After she is forced by the rebels to commit atrocious acts, Komona comes to be valued and esteemed for her intuition and preternatural ability. The "milk" the fighters drink causes her to see visions, ghosts of the dead. Still, amid Komona's horrific situation, we see small glimmers of hope in her budding relationship with a fellow child soldier, a search for a white rooster, and her ingenuity.
Writer/director Kim Nguyen's film is made up of memorable, haunting imagery and subtle, powerful performances (especially from Mwanza) that keep it grounded. Despite the violence obviously implied in scenes, War Witch never veers into gory territory. We are seeing the story through Komona's eyes, and for her, bulletholes in a cloth are as stark a reminder of death as any blood shed.
Stateside Theatre offers you a chance to see War Witch on the big screen. On Monday evening, April 1, the movie will be shown as part of their new Stateside Independent series. This Austin premiere will be screened in HD digital presentation on Blu-ray. [ticket info] If you decide to go (and you should!), it might be a good idea to pack some tissues.
War Witch was Canada's submission to the Best Foreign Language Film category of the recent Academy Awards, and ended up as one of the five final nominees. You can see the trailer after the jump.
By Barbara Cigarroa
It was a packed house at the Paramount Theatre. Sitting in the uppermost row of the balcony, I looked down and watched as hundreds of people took their seats below me, waiting for the Captain himself, William Shatner, to appear on stage and take them for a ride. Minutes later, the lights dimmed and there he was doing just that, a rolling chair with him as his sole prop for life -- toilet, ship, bus, table, and, coffin. From where I sat, the 81-year-old actor looked tiny, but as the words rolled out of him and as his gestures became grander and grander, the distance between us disappeared and I was right there with him. The title of the show suggested it and Bad Billy delivered: he transported me right into his world, "Shatner's World."
I went into the Paramount Theatre that night expecting to be entertained by an entertainment icon; I came out of there having experienced, yes, a hilarious, but also, a heartfelt look back at this man's thrilling, legendary and sometimes lonely career as an actor.
Shatner began his professional trajectory in a Shakespearean theatre ensemble – no, not as the lead, but as the lead's understudy. Even though he probably would not be but an extra on stage, he took it upon himself to study every syllable and inflection of that other William's iambic pentameter, memorizing and rehearsing those 16th century lines in the one place he ever felt truly confortable: the toilet.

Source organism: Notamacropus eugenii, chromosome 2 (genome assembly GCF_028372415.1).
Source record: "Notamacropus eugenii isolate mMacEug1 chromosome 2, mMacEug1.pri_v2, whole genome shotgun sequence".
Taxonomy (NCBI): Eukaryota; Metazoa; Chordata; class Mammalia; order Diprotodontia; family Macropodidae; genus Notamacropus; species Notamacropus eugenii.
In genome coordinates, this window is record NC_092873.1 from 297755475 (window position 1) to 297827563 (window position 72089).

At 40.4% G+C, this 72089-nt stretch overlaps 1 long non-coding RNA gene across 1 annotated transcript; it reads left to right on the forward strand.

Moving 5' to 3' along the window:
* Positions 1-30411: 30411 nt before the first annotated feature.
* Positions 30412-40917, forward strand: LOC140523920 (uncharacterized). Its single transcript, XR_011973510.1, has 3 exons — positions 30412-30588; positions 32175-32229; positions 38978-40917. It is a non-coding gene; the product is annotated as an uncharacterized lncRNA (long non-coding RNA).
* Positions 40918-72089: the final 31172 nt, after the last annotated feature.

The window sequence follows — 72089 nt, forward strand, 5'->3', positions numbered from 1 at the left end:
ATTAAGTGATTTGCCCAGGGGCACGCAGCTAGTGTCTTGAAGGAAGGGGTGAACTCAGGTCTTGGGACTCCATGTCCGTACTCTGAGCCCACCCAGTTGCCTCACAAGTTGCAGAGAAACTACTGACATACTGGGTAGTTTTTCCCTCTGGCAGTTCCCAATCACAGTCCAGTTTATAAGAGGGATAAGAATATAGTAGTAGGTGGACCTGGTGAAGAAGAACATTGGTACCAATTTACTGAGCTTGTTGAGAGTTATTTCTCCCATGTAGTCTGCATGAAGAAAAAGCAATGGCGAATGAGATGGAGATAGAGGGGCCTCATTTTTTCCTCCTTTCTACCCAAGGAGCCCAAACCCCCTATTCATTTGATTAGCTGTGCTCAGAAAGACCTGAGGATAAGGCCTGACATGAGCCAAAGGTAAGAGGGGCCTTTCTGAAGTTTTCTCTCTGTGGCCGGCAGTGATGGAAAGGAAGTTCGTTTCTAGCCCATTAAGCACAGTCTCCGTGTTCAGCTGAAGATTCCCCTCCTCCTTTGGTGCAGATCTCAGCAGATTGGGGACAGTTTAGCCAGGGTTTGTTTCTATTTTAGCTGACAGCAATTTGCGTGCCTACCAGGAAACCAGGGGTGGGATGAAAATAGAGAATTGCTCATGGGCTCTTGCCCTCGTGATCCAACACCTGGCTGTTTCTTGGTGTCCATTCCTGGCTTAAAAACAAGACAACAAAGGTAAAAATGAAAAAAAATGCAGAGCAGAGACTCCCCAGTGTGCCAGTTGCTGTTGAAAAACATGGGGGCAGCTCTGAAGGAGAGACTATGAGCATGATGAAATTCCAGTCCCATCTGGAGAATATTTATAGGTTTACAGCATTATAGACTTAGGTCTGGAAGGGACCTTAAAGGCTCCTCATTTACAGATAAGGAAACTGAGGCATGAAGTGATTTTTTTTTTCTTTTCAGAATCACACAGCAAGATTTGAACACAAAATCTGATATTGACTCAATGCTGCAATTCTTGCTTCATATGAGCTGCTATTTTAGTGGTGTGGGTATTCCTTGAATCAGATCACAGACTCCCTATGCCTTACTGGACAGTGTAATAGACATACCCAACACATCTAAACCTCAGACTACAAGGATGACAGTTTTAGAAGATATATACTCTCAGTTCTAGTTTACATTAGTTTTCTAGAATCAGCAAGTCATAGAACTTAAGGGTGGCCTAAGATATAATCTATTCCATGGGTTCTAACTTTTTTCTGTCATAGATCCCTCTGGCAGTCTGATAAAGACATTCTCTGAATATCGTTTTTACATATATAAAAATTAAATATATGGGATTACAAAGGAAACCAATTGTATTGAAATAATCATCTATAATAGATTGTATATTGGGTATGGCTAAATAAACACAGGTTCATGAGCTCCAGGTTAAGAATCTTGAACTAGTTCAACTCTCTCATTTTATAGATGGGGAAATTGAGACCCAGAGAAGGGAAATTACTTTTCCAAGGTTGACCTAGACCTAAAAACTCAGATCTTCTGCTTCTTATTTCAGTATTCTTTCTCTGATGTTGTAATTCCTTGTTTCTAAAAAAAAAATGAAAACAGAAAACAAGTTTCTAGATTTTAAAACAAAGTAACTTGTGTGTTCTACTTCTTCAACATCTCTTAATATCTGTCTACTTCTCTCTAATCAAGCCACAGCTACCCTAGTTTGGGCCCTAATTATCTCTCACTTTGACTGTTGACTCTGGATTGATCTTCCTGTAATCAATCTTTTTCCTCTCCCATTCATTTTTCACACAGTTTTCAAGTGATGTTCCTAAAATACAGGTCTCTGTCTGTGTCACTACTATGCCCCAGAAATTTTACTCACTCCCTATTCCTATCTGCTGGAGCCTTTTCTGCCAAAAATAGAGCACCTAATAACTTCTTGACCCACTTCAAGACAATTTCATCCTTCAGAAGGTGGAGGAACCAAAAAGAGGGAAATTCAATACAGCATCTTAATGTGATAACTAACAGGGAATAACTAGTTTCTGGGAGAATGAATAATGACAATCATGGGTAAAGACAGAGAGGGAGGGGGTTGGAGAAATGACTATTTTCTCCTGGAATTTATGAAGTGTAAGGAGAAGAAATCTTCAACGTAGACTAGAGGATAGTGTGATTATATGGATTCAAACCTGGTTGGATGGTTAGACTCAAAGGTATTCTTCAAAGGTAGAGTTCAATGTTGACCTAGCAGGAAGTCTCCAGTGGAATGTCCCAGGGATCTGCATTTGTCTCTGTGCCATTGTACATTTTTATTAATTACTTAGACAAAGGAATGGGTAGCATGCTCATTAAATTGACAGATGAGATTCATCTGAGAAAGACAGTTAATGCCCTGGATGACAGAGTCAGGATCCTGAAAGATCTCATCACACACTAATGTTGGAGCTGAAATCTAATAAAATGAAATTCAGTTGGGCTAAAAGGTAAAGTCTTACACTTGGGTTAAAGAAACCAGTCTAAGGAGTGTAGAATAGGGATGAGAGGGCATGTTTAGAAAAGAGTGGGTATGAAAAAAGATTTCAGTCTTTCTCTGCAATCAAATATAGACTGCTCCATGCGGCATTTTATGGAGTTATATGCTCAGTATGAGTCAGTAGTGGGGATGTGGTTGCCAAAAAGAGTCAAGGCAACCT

Last week a new program was announced at Stateside at Paramount Theatre (formerly known as the State). "Stateside Independent" will screen a different independent film -- festival fare, documentaries, local premieres, etc. -- each Monday night.
In his blog entry on the Paramount website, programmer Stephen Jannise said, "I couldn't be more excited about providing a fresh new platform for independent filmmakers to showcase their work, and my greatest hope is that this series proves to be a valuable addition for the growing community of Austin film lovers."
The first movie will show on Monday, Feb. 18 and Tuesday, Feb. 19. Director Michael Apted's 56 Up is the 2012 update to the series he began in 1964 with Seven Up! Every seven years he checks in with the children he met while making that original 30-minute TV special.
The 1964 film included British kids from different class backgrounds. It's been 48 years since that special. How have the lives of those people -- now in late middle-age -- evolved? If you've been keeping up with the series (49 Up came out in 2005), you may have some idea of the trajectory their lives have taken, but there's likely to be some surprises here.
The following Monday, February 25, Stateside will host the Austin premiere of the Texas-shot indie film Far Marfa, co-hosting with the Texas Independent Film Network. Writer/director Cory Van Dyke is scheduled to attend. The movie received a Texas Filmmakers' Production Fund grant in 2011. Look for Debbie's preview next week.
You can read more about Stateside at Paramount's new program and critical reception of 56 Up on the Paramount's blog. Watch the 56 Up trailer below:
To celebrate the 2012 holiday season, Austin's Paramount Theatre will be showing four movies this month. These include three of our Holiday Favorites past! (But not new Paramount programmer Stephen Jannise's Holiday Favorite, sadly for him at least.)